Thursday, April 21, 2011

An Object of Beauty: Steve Martin's new novel explores the seedier underside of the New York art market

Hollywood actor, screenwriter, comedian, art collector, and musician Steve Martin has added another string to his banjo. He has written an entertaining and well-informed novel set in the goldfish bowl of the New York art world.

At first, An Object of Beauty comes across as a gentle romantic comedy in the style of a typical Steve Martin movie, and for a moment it even seemed poised to recover the pictures stolen in the Isabella Stewart Gardner Museum heist. It's that mixture of the sweet and sour that makes it so enjoyable. One can imagine him intoning the book's funnier lines through his ironic, twinkling smile.

But underpinning it is a darker vision of an art market peopled by vacuous, money-obsessed snobs and corrupt social climbers, which, as anyone with any experience of the art market knows, is not far from the truth. 

It's clear that after Tinseltown, Martin has spent much of his time meditating on art, collecting art, reading about art and generally rubbing shoulders with many of the real-life insiders who appear in his book either as themselves or as thinly disguised walk-ons. It is even illustrated with what one assumes are some of Martin's favourite works of art, or which are appropriate to the tale he tells, and this gives him an opportunity to enjoy himself, adding an instinct for art criticism to his many other talents.

The book's main flaw is its central character, the beautiful, metrosexual Lacey Yeager who is determined to screw and scheme her way up the greasy pole of the New York art market. Martin writes with wit and elegance, but as a middle-aged sophisticate he struggles to construct a convincing portrait of an ambitious female in her late twenties/early thirties. When she's not hatching Machiavellian plans to compete with the Larry Gagosians and the Mary Boones, she's communing with her vibrator or obligingly bending over her desk for one of her legion of admiring hunks.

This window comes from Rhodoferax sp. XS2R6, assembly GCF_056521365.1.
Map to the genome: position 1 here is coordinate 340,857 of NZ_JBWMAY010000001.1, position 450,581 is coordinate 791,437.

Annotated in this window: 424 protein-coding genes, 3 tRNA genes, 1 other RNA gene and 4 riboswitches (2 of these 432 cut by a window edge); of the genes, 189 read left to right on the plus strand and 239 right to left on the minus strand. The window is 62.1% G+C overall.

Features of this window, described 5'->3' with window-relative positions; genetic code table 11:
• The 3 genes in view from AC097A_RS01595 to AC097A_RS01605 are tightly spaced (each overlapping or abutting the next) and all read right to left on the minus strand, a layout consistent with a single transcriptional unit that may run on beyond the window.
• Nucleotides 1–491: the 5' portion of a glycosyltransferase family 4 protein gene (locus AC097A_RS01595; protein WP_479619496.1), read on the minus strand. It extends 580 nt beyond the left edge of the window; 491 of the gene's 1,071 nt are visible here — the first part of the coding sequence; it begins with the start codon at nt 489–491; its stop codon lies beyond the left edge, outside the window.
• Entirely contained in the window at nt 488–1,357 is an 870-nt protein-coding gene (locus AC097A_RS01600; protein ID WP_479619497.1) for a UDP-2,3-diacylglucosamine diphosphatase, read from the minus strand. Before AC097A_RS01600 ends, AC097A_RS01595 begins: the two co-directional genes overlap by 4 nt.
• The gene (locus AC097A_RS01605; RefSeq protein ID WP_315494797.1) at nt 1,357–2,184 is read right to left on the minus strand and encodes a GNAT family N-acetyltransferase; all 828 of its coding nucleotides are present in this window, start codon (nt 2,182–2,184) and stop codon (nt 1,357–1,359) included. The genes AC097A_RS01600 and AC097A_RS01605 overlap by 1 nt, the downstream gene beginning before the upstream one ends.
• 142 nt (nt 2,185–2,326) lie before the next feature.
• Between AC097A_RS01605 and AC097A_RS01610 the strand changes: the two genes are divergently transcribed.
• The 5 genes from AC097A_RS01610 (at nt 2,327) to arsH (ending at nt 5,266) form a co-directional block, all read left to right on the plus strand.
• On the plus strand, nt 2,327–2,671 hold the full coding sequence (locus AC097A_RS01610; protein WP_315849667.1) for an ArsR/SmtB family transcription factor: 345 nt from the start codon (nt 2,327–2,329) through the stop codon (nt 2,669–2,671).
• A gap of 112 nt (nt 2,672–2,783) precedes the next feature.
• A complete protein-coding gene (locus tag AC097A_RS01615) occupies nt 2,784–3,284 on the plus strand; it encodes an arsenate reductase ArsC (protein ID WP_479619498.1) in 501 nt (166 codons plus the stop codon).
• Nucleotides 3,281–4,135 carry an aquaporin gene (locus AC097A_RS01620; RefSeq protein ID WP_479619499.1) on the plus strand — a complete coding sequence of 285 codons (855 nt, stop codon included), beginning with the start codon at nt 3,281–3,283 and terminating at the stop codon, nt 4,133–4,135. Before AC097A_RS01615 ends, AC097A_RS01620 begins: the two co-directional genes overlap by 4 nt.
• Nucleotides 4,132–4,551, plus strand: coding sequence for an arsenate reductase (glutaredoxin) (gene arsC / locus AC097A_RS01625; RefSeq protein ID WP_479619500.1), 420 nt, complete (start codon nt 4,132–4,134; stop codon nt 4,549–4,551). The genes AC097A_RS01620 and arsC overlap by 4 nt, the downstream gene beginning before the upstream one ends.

The book is at its strongest when Martin's young male narrator opines on the art world's institutions, from downtown exhibitions of conceptual art to Art Basel Miami Beach — the art world's leviathan shopping mall that happens every December.

There's a scene half way through when Lacey and her chums visit a Manhattan gallery where a typical conceptual art installation leaves them all entertained but mystified. "How the hell do they sell that?" asks Lacey. She has clearly not read her Noah Horowitz.

Later, describing the period after 2002, when the art market engine began revving up to screaming pitch, Martin sketches the ridiculous lengths to which the auction houses went to promote their sales:

"Their catalog entries now had lengthy analytical essays and illuminating reproductions of other pictures, whether they related or not: a minimalist Agnes Martin might be accompanied by an illustration of the Mona Lisa, whose best connection to the picture in question might come under a TV game show category: 'things that are rectangular'. The catalogs' weight increased, and weary postmen in expensive zip codes must have hated it when auction season came around."

Spot on. Those of us who received the 2.9 kilogram boxed set of Damien Hirst's epochal 'Beautiful Inside My Head Forever' catalogues get the joke. I thought I was taking delivery of a Richard Serra sculpture when the grimacing postman passed it over that morning in 2008. I assume he was wearing a truss. Fortunately I live in a seedy part of South London where billionaire collectors are pretty thin on the ground, so my postie only had the one to deliver.

It was hugely rewarding reading this book as a lighthearted counterpoint to Noah Horowitz's analytical Art of the Deal, which I reviewed below. Despite their contrasting tones, there were moments when I forgot which book I was reading. Here's Steve Martin on the irrational behaviour that fuelled art market inflation:

"The publicity that convinced broke home-owners that they could make nice profits flipping their houses was the same as that which motivated moneyed art collectors to go further into the market than was practical. The lure in art collecting and its financial rewards, not counting for a moment its aesthetic, cultural, and intellectual rewards, is like the trust in paper money: it makes no sense when you really think about it."

Like Horowitz, Steve Martin astutely identifies the root causes of the last bubble, although it's hardly rocket science to anyone with any experience of the art world and its recent history.

Mr Martin's book must have gone to press before the market's recent Lazarus-like recovery, however. That is perhaps just as well. Had Lacey Yeager known the bounce-back was coming, she might never have moved to Atlanta and the art market would still be saddled with the sort of duplicitous operator it can do without.

Steve Martin: An Object of Beauty, Weidenfeld & Nicolson, 2010, hardback, £16.99 (Amazon price £10.87)

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